Although you're not supposed to, we decided to draft the cyclist ahead of us since we were riding into a tremendously strong 25 km/hr. wind that was pelting our cheeks with stinging rain. When suddenly she pulled over, we felt obliged to see if she needed help and we discovered that she had a rear flat. "Lucky for you, we are both bike mechanics!" I shouted to her as we pulled off the route. While I took the replacement tube from its packaging, Jackie found a metal sliver in the tire itself which was the cause of the flat. Once we got our draftee and ourselves on the way, we came across another 11 bikes pulled over with flats - thankfully the marshalls were helping all of them.
|The cyclists on the left are giving up and waiting for a bus
One klick from lunch and after five hours of saddle time, I happened to glance in my rearview mirror to discover three SAG wagons, yellow roofbars flashing, bearing down on me. Over a loudspeaker I heard "You over there in the yellow jacket, please pull over. You are going no further!". Once settled in the SAG wagon, it was explained to me that the organizers were planning to close the route because of a severe weather warning.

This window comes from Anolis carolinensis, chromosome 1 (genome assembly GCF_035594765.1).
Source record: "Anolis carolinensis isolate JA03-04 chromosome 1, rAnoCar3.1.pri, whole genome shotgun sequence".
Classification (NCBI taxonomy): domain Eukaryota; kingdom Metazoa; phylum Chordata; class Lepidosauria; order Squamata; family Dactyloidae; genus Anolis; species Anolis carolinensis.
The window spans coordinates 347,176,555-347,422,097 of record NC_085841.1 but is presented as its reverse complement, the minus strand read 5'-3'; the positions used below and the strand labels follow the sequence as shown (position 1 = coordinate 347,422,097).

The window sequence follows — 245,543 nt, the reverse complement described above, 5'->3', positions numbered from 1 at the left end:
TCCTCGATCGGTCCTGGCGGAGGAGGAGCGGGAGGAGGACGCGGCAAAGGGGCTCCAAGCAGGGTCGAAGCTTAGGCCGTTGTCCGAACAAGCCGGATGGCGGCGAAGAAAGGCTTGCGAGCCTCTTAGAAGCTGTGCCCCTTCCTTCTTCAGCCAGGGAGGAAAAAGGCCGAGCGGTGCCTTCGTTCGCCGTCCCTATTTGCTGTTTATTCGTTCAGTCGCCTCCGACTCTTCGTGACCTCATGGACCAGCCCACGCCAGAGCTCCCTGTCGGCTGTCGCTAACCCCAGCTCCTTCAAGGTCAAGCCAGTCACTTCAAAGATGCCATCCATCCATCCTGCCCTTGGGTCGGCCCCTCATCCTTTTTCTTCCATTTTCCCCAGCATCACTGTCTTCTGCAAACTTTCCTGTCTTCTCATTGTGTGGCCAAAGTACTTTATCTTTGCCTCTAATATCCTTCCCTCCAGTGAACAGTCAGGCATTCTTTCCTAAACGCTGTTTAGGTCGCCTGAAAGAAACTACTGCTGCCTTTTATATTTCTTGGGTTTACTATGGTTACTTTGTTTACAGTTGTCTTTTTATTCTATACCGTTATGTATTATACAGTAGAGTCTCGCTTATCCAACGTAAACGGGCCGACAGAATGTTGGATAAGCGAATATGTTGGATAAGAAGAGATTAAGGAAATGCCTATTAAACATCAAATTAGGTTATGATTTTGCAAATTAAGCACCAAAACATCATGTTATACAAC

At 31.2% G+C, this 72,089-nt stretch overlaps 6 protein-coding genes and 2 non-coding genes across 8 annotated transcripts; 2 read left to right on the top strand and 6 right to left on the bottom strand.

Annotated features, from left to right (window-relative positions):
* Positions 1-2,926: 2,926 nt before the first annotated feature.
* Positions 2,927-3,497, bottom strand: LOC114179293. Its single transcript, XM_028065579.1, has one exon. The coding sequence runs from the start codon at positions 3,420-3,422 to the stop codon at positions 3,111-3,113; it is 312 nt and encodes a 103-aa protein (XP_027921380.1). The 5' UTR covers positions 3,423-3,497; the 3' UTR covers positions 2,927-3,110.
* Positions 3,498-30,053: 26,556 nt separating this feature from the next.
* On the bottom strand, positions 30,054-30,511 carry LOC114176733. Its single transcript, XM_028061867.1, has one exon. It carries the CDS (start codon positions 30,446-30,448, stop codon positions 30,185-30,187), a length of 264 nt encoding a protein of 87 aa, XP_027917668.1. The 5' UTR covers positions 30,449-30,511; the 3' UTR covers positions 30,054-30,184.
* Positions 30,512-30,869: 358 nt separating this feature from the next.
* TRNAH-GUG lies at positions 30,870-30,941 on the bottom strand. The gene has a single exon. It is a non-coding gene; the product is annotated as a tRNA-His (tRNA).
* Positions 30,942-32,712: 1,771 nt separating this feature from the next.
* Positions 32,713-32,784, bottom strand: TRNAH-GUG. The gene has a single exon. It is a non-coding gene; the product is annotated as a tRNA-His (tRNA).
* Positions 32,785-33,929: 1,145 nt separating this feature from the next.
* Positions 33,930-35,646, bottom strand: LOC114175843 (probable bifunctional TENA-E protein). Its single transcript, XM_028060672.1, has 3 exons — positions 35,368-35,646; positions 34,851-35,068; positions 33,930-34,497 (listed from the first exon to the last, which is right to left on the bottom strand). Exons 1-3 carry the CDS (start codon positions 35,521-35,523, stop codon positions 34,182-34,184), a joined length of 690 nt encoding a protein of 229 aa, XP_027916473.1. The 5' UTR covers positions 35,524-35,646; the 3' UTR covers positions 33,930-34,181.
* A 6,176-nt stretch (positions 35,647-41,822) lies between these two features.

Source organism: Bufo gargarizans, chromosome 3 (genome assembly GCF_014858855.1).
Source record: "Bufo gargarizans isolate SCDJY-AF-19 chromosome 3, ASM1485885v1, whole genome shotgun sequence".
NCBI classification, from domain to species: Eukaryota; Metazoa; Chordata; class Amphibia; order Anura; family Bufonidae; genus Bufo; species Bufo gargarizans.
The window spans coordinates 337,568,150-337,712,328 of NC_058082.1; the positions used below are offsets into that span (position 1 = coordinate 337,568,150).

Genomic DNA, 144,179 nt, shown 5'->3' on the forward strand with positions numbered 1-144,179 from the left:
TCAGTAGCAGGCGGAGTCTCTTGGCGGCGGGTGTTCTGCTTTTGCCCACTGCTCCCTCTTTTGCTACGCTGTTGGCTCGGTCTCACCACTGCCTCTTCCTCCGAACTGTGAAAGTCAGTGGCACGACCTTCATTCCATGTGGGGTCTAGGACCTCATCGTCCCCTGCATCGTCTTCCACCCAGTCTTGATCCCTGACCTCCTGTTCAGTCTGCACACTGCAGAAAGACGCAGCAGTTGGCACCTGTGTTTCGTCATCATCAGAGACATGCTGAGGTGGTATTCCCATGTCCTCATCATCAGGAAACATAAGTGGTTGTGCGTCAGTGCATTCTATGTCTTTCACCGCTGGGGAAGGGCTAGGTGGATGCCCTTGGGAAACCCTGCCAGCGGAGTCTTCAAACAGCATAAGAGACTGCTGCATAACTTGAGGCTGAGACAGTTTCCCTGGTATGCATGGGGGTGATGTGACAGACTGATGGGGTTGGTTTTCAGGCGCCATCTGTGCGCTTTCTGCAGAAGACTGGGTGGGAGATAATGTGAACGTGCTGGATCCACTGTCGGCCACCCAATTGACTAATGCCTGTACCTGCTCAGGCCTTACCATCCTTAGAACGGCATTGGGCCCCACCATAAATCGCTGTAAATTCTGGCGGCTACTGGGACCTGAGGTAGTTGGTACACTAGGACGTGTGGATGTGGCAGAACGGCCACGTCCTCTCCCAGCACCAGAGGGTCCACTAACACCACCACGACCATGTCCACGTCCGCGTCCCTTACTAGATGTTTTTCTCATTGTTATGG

|A bus full of sweepings
|Wind fatigue sets in
I did the math and figured that I had done the whole second day. Here's how I figure it: last year it took me five hours to do the whole second day route. This year, riding into a 25km/hr. wind, it took me five hours to get to the halfway point at lunch. So if there was some way to measure the energy expended, I think I would have burned more than last year which means I would have more than made it to the finish line. So riding in a SAG wagon made for 60...
|Near unicycle guy